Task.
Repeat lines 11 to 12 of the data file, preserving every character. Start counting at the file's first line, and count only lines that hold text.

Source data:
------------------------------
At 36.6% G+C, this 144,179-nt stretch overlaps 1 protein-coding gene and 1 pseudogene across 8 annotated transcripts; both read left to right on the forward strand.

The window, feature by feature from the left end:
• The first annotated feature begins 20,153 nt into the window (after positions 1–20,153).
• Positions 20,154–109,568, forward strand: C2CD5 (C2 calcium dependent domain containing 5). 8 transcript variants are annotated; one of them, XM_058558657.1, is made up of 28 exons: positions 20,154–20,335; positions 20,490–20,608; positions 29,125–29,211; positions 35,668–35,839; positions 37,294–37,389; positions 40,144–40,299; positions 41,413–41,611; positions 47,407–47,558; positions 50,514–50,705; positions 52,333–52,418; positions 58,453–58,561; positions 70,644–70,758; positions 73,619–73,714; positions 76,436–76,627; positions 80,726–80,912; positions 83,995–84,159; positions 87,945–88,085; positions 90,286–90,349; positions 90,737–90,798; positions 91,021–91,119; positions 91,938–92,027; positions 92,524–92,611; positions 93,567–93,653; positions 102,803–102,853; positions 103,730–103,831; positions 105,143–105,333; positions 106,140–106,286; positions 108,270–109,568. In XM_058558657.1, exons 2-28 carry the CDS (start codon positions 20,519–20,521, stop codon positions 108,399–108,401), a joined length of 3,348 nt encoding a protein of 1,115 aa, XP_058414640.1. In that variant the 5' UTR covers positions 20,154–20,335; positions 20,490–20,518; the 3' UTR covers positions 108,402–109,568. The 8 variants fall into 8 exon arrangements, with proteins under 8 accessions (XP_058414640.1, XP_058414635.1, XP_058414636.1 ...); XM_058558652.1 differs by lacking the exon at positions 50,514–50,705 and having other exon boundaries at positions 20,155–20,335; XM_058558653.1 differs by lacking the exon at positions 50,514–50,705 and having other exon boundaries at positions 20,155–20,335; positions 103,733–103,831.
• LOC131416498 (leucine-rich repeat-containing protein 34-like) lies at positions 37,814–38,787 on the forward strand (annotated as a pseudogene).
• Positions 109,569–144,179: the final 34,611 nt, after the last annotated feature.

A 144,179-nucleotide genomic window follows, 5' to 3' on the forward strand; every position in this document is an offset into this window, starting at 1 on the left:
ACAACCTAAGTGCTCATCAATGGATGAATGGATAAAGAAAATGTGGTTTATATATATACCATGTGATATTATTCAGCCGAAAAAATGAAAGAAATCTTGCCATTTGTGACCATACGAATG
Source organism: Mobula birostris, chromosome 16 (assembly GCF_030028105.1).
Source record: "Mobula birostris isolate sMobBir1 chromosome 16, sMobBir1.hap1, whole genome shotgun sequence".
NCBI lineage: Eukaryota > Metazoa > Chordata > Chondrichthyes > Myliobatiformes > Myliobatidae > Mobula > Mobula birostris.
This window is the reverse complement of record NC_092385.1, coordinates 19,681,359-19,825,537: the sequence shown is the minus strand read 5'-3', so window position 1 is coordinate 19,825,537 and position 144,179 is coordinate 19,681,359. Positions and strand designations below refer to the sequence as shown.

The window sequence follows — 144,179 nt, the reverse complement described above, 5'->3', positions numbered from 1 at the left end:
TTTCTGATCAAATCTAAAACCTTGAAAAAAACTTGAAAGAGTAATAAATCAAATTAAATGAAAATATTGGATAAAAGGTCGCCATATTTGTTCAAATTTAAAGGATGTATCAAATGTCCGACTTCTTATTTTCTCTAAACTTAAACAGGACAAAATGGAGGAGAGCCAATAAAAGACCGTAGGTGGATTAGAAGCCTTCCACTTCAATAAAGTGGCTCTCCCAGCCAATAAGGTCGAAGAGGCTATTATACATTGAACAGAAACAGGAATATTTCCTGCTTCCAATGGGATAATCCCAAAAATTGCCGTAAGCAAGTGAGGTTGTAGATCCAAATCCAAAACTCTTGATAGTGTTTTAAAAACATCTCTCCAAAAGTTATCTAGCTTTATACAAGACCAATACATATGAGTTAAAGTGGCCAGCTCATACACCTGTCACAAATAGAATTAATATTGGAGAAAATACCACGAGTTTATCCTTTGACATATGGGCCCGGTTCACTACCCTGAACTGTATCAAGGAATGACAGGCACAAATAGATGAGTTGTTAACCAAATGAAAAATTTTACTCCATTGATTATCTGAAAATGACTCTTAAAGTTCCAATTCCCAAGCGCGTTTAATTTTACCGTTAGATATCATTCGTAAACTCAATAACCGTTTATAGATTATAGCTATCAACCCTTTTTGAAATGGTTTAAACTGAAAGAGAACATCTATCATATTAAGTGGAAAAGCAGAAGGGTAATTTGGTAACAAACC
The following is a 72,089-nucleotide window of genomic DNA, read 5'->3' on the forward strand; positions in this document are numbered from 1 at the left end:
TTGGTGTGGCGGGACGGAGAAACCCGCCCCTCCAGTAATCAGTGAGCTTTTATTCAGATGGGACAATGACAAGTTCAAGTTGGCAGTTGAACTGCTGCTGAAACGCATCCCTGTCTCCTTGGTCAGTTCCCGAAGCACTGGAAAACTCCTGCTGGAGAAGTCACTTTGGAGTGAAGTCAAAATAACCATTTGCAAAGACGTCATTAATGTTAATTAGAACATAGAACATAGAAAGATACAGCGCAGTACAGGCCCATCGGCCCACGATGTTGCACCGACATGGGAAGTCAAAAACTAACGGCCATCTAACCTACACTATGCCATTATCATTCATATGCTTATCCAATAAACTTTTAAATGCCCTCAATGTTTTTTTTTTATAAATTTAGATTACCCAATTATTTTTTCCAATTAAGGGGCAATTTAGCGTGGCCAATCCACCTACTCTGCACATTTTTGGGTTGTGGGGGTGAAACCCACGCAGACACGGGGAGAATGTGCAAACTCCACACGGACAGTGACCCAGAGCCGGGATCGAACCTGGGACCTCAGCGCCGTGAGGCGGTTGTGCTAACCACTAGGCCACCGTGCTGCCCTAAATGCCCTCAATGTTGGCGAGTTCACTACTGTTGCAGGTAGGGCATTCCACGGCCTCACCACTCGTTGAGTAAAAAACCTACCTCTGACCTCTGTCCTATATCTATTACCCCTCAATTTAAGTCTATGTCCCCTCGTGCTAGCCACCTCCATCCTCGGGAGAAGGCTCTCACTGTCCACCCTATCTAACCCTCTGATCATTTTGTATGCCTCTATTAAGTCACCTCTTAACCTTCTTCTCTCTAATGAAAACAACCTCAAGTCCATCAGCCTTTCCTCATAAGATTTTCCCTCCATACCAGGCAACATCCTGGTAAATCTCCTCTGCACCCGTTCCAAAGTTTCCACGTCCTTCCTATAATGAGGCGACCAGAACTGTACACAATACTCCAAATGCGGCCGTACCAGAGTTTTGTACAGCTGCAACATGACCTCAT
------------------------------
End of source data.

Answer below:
NCBI lineage: Eukaryota > Metazoa > Chordata > Chondrichthyes > Myliobatiformes > Myliobatidae > Mobula > Mobula birostris.
This window is the reverse complement of record NC_092385.1, coordinates 19,681,359-19,825,537: the sequence shown is the minus strand read 5'-3', so window position 1 is coordinate 19,825,537 and position 144,179 is coordinate 19,681,359. Positions and strand designations below refer to the sequence as shown.